Shared Prosperity, the city’s cross-sector initiative to reduce poverty, held one of its periodic round table discussions last Friday, December 12. The discussions bring experts and members of the community into the same room to talk about problems and solutions surrounding poverty.
“What we try and do at each round table is to take an issue or concern and learn something more about it,” said Eva Gladstein, executive director of the Office of Community Empowerment and Opportunity, which launched the Shared Prosperity Plan and coordinates its partners outside of government.
The latest roundtable featured speakers from organizations that are working on how to make public benefits work for families not just in poverty, but for those transitioning out of it.
“We all agree that when you work more you should be better off, when you get a raise you should be better off, and the good news is that our public benefits programs recognize that and are designed to make that happen,” said Louise Hayes, an attorney at Community Legal Services, a nonprofit law firm that serves low-income Philadelphians.
“With SNAP, if you make 100 dollars more, then your going to lose $24 to 36 in food stamps, but you’re going to be ahead by $64 to 76,” Hayes added. “SNAP has a structure where you are better off when you work. That’s also true with [Temporary Assistance for Needy Families]. It’s true with housing programs. It’s true with childcare.”
But while public benefits are supposed to gradually decline as income rises, there is still a “cliff effect” reported by recipients, where benefits are cut too soon and hamper a family’s ability to escape poverty.
“I am right now living the cliff effect,” said Emily Edwards, a home healthcare worker who lives in a shelter with her seven year old son. She spoke at the roundtable about how her increased income has led to, she believes, a significant cut to her SNAP benefits.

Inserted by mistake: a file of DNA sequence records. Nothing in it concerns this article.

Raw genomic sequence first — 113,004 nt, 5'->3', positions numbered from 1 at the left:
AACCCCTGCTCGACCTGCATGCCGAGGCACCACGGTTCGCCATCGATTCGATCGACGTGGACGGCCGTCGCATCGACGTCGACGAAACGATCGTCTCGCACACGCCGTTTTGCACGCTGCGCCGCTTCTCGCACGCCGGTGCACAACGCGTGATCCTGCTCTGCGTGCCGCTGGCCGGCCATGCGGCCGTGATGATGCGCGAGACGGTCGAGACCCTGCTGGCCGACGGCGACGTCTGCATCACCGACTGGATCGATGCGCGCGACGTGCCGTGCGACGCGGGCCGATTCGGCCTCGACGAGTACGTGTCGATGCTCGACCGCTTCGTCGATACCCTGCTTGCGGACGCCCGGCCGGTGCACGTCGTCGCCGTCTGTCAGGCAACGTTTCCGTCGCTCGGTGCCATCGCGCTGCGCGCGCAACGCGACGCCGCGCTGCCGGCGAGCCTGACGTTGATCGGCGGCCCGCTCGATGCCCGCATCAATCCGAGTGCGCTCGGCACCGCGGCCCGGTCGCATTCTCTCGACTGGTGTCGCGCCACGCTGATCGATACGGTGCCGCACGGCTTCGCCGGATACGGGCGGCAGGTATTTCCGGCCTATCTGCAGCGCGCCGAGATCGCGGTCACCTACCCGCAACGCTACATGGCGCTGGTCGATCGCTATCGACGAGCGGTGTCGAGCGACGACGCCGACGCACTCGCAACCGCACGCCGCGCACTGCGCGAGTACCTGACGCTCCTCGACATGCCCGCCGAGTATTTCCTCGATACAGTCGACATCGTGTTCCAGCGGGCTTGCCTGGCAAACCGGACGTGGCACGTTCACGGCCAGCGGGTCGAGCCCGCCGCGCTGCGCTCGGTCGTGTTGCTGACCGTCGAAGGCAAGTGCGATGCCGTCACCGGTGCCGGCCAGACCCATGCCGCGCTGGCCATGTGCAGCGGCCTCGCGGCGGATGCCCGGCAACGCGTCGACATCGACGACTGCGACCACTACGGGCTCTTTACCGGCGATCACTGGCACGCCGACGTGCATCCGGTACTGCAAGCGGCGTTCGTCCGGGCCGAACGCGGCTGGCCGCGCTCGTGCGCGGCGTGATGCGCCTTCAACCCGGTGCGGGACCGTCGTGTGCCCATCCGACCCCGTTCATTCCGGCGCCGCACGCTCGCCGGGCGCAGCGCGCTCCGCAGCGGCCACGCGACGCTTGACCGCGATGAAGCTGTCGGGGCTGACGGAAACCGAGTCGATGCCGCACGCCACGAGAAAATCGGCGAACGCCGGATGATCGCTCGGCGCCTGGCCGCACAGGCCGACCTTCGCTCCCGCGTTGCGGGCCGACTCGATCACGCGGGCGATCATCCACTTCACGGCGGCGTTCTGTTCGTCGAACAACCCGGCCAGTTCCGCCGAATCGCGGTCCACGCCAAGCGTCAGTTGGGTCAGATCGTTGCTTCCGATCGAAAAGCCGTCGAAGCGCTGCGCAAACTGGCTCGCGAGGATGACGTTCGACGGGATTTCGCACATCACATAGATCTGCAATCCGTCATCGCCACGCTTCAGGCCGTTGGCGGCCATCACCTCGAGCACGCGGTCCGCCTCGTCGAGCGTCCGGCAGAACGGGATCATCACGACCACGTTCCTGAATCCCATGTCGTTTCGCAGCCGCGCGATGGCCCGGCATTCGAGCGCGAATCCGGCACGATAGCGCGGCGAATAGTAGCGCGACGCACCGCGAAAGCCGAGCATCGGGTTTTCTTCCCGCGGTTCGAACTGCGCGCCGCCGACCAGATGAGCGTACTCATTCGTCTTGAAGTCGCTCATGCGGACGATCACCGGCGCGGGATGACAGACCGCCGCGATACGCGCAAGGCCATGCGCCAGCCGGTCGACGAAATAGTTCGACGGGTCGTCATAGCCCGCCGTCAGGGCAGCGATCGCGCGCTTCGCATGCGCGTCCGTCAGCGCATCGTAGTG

“My issue is that now that my hours picked up, how am I going to feed myself?” she asked.
Other experts at the event said the cuts to her benefits were likely due to a clerical error at the welfare office — because technically, as Hayes pointed out, this shouldn’t happen — but they also noted that the decline in SNAP benefits could be more gradual to help people like Edwards moved towards economic independence.
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Mariana Chilton, director of the Center for Hunger-Free Communities at Drexel University, spoke about how cuts in SNAP can have a negative impact on the health of families. She highlighted data from a report released last week by the Center that found cuts to SNAP led to increased food insecurity, decreased oral health for children, and families forgoing medical care for financial reasons.
The report also made a number of policy suggestions for the SNAP program: make it easier to apply for SNAP, create more gradual decline in benefits, and remove asset test for eligibility.
“I don’t want to be on welfare my whole life,” Edwards said. “This is not my story. This is not what I want to do.”
Photo by Alex Vuocolo-30-
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